Using the internet makes people happier, especially seniors and those with health problems that limit their ability to fully take part in social life, says a study in Computers in Human Behavior.
The issue: A generation after the internet began appearing widely in homes and offices, it is not unusual to hear people ask if near-constant access to the web has made us happier. Research on the association between internet use and happiness have been ambiguous. Some have found that the connectivity empowers people. A 2014 study published in the journal Computers in Human Behavior notes that excessive time spent online can leave people socially isolated. Compulsive online behavior can have a negative impact on mental health.
A new paper examines if quality of life in the golden years is impacted by the ubiquitous internet.
An academic study worth reading: “Life Satisfaction in the Internet Age – Changes in the Past Decade,” published in Computers in Human Behavior, 2016.
Study summary: Sabina Lissitsa and Svetlana Chachashvili-Bolotin, two researchers in Israel, investigate how internet adoption impacts life satisfaction among Israelis over age 65, compared with working-age adults (aged 20-64). They use annual, repeated cross-sectional survey data collected by Israel’s statistics agency from 2003 to 2012 – totaling 75,523 respondents.
They define life satisfaction broadly — on perceptions of one’s health, job, education, empowerment, relationships and place in society — and asked respondents to rate their satisfaction on a four-point scale. They also measured specific types of internet use, for example email, social media and shopping.
Finally, Lissitsa and Chachashvili-Bolotin also analyzed demographic data, information on respondents’ health, the amount they interact with friends and how often, if at all, they feel lonely.
- Internet users report higher levels of life satisfaction than non-users. This finding:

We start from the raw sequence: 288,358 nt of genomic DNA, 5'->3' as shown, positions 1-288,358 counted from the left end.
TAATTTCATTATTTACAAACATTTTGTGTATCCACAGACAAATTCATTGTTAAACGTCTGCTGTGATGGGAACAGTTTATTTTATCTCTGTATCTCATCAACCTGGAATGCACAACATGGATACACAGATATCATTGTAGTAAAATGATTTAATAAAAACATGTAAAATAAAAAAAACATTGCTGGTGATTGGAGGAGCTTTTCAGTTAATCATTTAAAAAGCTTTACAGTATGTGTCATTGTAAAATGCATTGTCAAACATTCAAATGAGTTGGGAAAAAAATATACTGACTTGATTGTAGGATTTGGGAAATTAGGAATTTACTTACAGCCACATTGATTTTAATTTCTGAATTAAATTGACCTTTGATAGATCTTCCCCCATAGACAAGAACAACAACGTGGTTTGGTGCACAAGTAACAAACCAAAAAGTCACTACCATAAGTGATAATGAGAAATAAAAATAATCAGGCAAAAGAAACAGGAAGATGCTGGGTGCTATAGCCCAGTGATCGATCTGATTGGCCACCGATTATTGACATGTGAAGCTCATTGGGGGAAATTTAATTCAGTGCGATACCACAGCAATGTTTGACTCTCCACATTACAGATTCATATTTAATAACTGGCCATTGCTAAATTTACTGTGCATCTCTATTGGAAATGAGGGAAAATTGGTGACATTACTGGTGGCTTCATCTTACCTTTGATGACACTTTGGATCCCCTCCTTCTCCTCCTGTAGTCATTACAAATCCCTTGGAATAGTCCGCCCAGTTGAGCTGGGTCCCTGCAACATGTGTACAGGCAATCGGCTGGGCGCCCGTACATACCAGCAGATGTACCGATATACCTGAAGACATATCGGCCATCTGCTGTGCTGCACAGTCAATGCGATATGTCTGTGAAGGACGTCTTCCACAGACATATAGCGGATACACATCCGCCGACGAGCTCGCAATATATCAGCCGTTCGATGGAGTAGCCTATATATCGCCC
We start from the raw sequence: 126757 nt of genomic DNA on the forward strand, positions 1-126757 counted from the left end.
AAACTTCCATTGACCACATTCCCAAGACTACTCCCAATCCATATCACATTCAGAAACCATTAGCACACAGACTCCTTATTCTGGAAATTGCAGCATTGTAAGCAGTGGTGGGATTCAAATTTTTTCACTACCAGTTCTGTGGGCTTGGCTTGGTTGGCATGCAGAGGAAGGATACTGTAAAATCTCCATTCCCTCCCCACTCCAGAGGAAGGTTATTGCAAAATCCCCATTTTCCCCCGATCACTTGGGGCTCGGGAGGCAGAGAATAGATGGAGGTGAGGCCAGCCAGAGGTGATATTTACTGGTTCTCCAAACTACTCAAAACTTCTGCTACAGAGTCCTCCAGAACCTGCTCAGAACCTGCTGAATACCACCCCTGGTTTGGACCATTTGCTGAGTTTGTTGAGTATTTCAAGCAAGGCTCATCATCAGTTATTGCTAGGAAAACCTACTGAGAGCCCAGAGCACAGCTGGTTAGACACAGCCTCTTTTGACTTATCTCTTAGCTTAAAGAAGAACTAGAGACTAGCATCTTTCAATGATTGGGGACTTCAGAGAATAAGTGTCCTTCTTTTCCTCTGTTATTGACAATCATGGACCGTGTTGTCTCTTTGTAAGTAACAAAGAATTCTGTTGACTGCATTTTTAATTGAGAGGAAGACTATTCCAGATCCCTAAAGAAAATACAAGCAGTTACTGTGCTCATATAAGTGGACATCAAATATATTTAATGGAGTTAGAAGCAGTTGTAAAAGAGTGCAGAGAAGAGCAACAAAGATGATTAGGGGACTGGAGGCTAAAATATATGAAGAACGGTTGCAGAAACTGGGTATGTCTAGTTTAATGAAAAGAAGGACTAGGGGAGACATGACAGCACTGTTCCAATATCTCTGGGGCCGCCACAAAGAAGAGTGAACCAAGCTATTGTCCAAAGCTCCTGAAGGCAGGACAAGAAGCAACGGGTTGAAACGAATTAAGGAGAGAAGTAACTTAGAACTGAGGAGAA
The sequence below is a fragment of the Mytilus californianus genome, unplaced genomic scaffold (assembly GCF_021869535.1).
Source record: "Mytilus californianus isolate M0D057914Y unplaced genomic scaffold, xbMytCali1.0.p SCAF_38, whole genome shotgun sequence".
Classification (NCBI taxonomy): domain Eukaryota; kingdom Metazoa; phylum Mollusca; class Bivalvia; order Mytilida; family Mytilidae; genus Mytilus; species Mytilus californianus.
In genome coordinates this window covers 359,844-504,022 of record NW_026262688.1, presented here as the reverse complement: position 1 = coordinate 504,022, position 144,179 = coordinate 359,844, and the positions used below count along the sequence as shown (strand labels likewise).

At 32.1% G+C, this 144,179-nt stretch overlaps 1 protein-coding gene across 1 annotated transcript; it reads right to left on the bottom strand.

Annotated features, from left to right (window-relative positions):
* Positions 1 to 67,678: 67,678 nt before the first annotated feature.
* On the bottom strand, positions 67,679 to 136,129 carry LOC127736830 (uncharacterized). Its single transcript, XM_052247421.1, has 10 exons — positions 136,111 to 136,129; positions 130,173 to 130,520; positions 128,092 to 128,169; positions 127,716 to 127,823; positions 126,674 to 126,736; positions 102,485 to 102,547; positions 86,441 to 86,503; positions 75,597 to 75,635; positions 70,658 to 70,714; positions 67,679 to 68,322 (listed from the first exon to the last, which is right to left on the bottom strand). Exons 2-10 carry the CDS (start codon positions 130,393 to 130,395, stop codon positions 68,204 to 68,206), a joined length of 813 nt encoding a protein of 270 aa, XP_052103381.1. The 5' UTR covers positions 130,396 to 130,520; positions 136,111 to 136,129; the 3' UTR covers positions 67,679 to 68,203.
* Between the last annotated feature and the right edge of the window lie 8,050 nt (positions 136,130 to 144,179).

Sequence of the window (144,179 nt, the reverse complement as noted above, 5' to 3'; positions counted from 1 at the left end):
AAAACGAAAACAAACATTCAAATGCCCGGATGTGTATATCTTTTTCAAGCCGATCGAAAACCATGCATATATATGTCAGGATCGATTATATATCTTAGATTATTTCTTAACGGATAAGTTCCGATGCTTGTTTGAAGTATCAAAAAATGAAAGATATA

- Is higher among people with health problems.
- Decreases over time (possibly because internet saturation is spreading, making it harder to compare those with and those without internet access).
- Decreases as incomes rise.
- Internet access among seniors rose from 8 to 34 percent between 2003 and 2012; among the younger group, access increased from 44 to 78 percent. Therefore, the digital divide grew during the study period.
- Seniors who use the internet report higher levels of life satisfaction than seniors who do not.
- “Internet adoption promotes life satisfaction in weaker social groups and can serve as a channel for increasing life satisfaction.”
- Using email and shopping online are associated with an increase in life satisfaction.
- Using social media and playing games have no association with life satisfaction. The authors speculate that this is because some people grow addicted and abuse these internet applications.
- The ability to use the internet to seek information has an insignificant impact on happiness for the total sample. But it has a positive association for users with health problems — possibly because the internet increases their ability to interact with others.
- The findings can be broadly generalized to other developed countries.
The Organization for Economic Development and Cooperation (OECD) publishes key data on the global internet economy.
The United Nations publishes the ICT Development Index to compare countries’ adoption of internet and communications technologies.
The Digital Economy and Society Index measures European Union members’ progress toward closing the digital divides in their societies.
A 2015 article by the same authors examines rates of internet adoption by senior citizens.
A 2014 study looks at how compulsive online behavior is negatively associated with life satisfaction. Similarly, this 2014 article specifically focuses on the compulsive use of Facebook.
A 2014 study tests the association between happiness and online connections.
Journalist’s Resource has examined the cost of aging populations on national budgets around the world.
Keywords: Internet, happiness, social media, aging, elderly